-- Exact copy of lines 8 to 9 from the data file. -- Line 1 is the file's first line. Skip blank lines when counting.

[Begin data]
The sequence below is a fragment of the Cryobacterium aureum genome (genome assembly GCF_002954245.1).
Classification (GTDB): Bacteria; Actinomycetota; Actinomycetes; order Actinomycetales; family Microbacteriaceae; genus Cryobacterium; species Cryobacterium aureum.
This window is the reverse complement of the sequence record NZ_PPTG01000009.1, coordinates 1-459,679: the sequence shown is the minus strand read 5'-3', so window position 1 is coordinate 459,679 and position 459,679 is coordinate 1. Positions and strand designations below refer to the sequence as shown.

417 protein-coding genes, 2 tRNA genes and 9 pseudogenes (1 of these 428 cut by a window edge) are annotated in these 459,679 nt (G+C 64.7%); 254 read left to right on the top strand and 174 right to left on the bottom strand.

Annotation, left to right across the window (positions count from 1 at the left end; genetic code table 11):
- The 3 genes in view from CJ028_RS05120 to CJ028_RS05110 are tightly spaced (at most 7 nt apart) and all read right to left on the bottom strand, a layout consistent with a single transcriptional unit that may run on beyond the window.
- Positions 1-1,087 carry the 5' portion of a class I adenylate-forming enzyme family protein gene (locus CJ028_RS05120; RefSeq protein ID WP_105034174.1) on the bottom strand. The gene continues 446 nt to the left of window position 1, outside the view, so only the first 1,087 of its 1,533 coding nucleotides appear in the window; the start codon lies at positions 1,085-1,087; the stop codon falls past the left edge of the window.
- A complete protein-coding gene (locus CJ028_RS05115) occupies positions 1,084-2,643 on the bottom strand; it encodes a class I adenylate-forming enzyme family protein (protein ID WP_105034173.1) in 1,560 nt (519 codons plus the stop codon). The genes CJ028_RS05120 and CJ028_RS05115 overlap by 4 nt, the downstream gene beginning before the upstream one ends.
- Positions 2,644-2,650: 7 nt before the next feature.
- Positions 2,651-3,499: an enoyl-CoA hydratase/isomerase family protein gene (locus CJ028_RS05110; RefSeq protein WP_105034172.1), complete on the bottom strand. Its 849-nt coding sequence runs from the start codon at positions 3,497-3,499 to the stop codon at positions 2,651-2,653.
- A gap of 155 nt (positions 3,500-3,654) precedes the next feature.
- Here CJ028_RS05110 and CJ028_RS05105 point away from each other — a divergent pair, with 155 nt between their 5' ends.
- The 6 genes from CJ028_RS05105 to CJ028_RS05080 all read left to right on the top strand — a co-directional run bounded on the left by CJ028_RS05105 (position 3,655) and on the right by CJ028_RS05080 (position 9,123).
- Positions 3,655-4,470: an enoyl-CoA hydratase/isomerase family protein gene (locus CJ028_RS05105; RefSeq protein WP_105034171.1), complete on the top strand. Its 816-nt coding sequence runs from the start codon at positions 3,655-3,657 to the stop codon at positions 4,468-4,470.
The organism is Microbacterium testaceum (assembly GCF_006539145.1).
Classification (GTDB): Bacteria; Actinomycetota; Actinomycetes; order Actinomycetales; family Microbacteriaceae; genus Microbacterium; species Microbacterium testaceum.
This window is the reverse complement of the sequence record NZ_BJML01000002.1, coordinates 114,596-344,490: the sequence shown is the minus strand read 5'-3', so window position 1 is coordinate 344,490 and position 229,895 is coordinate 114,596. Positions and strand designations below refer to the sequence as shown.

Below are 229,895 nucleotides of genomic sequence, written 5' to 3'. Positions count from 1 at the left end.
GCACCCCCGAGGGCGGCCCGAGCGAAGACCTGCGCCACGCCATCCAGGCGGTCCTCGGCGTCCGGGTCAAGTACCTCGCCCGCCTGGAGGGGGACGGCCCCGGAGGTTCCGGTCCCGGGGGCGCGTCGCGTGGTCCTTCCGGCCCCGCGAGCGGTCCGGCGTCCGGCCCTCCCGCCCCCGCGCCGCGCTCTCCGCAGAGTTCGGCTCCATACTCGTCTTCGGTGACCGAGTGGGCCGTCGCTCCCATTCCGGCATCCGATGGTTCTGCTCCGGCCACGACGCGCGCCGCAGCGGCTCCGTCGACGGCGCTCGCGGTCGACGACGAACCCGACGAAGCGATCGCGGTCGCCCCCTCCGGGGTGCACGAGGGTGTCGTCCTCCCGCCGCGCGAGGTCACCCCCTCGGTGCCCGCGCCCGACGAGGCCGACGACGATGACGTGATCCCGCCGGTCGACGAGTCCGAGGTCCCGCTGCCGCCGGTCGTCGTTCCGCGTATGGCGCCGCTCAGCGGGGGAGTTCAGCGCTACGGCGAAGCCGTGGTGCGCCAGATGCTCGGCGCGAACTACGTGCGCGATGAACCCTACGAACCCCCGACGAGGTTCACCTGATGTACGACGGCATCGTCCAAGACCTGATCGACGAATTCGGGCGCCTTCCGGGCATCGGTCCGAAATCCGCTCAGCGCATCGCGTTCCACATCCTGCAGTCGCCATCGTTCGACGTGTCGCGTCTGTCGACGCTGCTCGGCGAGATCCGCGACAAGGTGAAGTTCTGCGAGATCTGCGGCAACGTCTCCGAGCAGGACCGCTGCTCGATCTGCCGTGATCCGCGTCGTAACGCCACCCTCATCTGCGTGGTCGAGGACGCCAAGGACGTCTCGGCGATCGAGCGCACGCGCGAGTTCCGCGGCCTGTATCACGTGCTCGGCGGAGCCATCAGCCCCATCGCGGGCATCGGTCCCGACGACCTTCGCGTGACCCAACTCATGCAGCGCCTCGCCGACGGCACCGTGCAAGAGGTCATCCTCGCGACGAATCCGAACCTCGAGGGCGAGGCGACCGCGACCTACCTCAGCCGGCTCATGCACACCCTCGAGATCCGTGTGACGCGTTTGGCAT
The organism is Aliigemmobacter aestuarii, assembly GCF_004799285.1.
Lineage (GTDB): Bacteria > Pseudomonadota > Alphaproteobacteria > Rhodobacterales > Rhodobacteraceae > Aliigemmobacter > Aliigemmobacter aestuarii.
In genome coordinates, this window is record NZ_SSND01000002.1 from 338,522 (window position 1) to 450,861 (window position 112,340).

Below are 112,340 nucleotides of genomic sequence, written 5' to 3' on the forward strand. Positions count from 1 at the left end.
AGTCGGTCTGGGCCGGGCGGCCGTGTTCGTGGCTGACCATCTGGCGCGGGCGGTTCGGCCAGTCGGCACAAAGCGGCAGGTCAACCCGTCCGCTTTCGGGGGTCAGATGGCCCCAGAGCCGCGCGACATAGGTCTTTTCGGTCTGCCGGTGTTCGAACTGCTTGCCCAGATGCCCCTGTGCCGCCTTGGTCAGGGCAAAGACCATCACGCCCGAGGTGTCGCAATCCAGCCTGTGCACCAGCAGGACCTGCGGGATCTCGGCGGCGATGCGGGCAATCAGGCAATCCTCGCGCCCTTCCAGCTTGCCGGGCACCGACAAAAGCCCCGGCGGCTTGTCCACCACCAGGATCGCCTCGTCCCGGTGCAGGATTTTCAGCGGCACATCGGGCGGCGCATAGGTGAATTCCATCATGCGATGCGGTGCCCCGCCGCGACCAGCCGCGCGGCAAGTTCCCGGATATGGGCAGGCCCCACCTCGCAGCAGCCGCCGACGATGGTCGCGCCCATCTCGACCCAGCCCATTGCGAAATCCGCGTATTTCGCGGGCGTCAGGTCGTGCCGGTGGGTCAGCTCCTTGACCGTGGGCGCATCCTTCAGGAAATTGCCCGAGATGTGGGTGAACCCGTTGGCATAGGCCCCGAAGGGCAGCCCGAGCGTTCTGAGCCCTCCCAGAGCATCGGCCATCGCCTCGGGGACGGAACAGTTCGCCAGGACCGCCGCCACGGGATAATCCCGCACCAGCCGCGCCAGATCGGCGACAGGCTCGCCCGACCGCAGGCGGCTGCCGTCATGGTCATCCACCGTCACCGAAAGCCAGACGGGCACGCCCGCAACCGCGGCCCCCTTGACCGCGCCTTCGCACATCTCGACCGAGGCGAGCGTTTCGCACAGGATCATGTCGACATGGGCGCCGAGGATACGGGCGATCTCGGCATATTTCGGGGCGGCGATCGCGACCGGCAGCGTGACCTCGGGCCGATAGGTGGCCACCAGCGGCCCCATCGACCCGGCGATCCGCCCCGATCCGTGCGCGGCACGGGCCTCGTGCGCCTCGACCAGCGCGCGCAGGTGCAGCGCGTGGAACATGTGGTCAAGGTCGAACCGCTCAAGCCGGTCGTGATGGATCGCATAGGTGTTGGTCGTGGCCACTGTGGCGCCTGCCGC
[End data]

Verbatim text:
- A complete protein-coding gene (locus CJ028_RS05115) occupies positions 1,084-2,643 on the bottom strand; it encodes a class I adenylate-forming enzyme family protein (protein ID WP_105034173.1) in 1,560 nt (519 codons plus the stop codon). The genes CJ028_RS05120 and CJ028_RS05115 overlap by 4 nt, the downstream gene beginning before the upstream one ends.
- Positions 2,644-2,650: 7 nt before the next feature.